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Pakistan Super League may poach county cricketers after schedule change
Cricket Sport

Pakistan Super League may poach county cricketers after schedule change

English counties face losing more of their leading homegrown talents during the first two months of next season – and potentially in years to come – amid a proposal for the ­Pakistan Super League (PSL) to run concurrently with the Indian Premier League (IPL).

The 10-team IPL is the only franchise T20 league to overlap with the start of the County Championship in April and May, with this year’s edition seeing 12 English players among the 80 overseas slots – fewer than one for each county.

But the staging of the next Champions Trophy in Pakistan in February 2025 will mean the six-team PSL runs from 7 April to 20 May, opening up a further 42 well-paid overseas slots in franchise cricket during the first two months of the English season.

Already a popular destination for English cricketers during the off-­season – 16 featured in the most recent edition of the PSL – ­coexisting with the IPL will also impact the recruitment of overseas players for the County Championship, an already tough, congested market that has seen an increase in short-term deals during recent seasons.

According to a report by ­ESPNCricinfo, the Pakistan Cricket Board could even make the overlap permanent. With their own players barred from the IPL, the main battle would be for foreign signatures. The PSL is also expected to expand from six to eight teams by 2026, thus opening up 14 further overseas berths.

Under the current regulations, any English players wishing to compete in overseas T20 leagues require a no objection certificate from either the England and Wales Cricket Board (if centrally contracted) or their county. While clauses for the IPL already exist in county contracts – along with agreed compensation – clubs could in theory block a player wishing to miss the start of the first-class season for the PSL.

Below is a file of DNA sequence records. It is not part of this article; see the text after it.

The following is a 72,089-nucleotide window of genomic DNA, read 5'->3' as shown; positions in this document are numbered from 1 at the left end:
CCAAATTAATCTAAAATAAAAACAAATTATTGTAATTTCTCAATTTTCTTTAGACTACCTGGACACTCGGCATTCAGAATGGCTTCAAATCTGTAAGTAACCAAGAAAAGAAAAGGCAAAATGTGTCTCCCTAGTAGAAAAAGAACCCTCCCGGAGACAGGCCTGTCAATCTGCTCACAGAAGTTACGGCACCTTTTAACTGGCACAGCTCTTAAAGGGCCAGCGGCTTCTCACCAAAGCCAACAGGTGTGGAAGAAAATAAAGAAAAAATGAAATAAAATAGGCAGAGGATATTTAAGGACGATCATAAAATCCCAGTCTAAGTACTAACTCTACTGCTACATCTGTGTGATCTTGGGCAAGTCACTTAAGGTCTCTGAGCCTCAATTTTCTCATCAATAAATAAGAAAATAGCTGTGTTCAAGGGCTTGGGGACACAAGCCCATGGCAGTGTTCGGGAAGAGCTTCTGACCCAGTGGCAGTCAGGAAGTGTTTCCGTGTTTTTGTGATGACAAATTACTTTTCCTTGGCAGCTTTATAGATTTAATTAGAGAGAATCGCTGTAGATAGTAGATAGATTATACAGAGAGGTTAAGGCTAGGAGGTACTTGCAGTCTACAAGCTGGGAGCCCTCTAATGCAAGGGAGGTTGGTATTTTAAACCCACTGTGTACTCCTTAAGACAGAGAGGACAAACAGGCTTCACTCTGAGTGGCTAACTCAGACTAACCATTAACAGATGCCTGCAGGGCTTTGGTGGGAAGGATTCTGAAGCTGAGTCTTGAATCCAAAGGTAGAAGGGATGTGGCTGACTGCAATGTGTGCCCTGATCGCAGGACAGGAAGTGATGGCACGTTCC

However, this could in turn trigger full-blown white-ball specialism for many more than just the handful at present, not least among those just below international level or solely in the England white-ball setup. Franchise leagues now appear with enough regularity that players can bounce from one to the next, not least since the arrival of the USA’s Major League Cricket in July and the ­Hundred in August.

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The decision from county players to prioritise franchise opportunities has become a thorny issue in recent times. Last summer saw a number of English clubs voice concerns that contracted players were simply using their grounds for injury rehabilitation and training, with their county appearances becoming increasingly fleeting.

Source: theguardian.com